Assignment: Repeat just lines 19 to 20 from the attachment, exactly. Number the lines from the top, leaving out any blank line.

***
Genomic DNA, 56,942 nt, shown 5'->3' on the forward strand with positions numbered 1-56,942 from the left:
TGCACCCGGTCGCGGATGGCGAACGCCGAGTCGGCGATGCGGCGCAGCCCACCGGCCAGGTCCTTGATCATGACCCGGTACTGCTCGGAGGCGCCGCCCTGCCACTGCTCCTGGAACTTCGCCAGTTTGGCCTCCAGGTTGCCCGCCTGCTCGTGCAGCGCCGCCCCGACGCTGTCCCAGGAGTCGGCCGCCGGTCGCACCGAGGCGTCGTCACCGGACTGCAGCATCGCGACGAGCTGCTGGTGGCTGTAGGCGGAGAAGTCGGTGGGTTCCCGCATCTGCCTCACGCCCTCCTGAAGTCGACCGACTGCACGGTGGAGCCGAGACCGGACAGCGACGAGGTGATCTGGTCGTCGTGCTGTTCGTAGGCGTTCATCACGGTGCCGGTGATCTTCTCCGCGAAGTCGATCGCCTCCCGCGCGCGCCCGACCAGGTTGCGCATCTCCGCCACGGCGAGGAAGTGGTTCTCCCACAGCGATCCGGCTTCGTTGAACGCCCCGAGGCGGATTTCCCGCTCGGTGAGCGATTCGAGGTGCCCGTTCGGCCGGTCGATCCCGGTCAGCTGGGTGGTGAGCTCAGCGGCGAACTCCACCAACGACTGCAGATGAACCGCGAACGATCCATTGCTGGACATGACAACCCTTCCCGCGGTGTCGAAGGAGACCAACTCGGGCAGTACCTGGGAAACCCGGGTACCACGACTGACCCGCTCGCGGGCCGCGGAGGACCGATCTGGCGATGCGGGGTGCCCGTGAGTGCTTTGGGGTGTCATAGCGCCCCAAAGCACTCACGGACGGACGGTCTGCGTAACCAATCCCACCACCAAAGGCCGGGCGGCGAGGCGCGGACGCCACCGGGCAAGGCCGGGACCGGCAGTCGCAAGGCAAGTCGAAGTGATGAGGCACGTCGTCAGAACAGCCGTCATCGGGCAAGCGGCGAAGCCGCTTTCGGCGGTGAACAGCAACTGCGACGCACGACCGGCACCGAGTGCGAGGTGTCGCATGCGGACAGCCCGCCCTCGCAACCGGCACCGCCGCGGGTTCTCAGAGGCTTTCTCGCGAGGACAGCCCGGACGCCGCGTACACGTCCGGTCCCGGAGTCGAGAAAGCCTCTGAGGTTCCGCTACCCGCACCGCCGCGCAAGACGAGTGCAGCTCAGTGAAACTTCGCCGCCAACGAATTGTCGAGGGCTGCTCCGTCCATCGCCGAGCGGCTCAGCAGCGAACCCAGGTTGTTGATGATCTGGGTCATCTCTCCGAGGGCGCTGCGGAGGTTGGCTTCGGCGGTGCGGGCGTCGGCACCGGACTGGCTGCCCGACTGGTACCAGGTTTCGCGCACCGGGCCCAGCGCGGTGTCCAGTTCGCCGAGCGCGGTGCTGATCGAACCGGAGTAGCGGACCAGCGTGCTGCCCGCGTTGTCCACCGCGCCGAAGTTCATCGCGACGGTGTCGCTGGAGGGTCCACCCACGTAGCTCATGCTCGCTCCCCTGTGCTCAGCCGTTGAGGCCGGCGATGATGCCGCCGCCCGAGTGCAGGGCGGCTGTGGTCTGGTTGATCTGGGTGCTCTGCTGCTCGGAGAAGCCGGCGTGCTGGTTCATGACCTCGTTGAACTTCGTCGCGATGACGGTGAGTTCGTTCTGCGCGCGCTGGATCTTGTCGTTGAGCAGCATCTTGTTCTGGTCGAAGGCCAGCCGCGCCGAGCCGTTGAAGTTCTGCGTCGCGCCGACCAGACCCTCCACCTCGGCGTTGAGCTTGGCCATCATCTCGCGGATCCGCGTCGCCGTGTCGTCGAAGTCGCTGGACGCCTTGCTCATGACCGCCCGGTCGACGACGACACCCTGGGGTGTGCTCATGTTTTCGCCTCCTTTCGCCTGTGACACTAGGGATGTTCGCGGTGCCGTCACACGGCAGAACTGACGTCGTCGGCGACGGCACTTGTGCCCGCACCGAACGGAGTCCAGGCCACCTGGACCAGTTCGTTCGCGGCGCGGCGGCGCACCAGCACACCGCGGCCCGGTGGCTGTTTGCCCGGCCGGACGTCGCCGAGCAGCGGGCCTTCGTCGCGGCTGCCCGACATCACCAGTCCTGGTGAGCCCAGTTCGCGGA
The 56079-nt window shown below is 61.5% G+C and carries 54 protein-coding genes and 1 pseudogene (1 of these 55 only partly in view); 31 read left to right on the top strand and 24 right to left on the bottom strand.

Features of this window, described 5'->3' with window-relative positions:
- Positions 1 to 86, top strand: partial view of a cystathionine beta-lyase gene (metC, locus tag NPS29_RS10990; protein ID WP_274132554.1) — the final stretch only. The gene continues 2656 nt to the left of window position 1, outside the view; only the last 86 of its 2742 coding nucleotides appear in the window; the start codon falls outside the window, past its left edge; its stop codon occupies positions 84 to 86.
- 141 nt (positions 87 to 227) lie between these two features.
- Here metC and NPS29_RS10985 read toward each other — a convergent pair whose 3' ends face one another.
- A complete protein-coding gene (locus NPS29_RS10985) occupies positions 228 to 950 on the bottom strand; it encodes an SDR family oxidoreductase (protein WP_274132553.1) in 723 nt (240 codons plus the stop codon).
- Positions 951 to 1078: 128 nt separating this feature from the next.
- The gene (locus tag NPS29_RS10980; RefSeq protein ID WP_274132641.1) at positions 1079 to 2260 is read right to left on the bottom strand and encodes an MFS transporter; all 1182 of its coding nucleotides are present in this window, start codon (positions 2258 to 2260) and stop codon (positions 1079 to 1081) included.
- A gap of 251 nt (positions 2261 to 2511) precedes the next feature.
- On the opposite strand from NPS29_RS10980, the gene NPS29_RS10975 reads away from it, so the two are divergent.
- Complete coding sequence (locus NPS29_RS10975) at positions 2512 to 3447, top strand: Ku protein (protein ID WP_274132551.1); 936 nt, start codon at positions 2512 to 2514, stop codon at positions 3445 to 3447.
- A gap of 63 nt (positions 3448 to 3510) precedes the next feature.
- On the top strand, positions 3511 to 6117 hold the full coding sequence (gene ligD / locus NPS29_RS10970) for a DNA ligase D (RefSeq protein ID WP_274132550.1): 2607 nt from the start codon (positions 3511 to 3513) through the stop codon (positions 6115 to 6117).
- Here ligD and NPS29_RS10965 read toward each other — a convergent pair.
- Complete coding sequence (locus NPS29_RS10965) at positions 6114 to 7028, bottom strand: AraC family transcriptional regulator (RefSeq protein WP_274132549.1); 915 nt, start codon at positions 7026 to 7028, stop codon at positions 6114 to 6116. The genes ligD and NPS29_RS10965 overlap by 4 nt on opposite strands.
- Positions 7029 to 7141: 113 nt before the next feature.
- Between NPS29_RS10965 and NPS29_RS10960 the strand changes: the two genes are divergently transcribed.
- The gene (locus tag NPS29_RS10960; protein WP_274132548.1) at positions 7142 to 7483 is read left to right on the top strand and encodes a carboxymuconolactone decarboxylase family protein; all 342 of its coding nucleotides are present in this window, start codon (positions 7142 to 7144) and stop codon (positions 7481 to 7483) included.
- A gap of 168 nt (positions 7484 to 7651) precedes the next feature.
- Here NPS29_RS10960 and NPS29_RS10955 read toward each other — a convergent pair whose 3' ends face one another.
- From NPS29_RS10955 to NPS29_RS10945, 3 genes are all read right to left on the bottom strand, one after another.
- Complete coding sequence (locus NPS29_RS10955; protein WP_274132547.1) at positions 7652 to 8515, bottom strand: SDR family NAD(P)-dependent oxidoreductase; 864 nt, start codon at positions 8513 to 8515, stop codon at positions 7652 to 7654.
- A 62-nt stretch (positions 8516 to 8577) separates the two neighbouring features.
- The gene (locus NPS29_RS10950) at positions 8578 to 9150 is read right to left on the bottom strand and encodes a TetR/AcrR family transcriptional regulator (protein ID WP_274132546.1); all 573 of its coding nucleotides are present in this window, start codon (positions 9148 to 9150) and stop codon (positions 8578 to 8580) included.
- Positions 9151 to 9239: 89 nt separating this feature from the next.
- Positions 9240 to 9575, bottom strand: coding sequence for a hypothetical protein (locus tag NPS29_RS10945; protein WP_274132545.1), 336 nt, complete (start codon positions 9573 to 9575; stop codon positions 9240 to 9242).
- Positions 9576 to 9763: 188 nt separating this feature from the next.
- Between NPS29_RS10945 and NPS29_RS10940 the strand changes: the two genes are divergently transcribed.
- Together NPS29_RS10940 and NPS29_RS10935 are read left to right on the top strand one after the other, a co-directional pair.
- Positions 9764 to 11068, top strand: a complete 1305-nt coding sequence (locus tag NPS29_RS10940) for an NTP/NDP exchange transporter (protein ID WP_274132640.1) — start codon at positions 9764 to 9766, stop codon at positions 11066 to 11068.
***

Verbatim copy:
- Between NPS29_RS10965 and NPS29_RS10960 the strand changes: the two genes are divergently transcribed.
- The gene (locus tag NPS29_RS10960; protein WP_274132548.1) at positions 7142 to 7483 is read left to right on the top strand and encodes a carboxymuconolactone decarboxylase family protein; all 342 of its coding nucleotides are present in this window, start codon (positions 7142 to 7144) and stop codon (positions 7481 to 7483) included.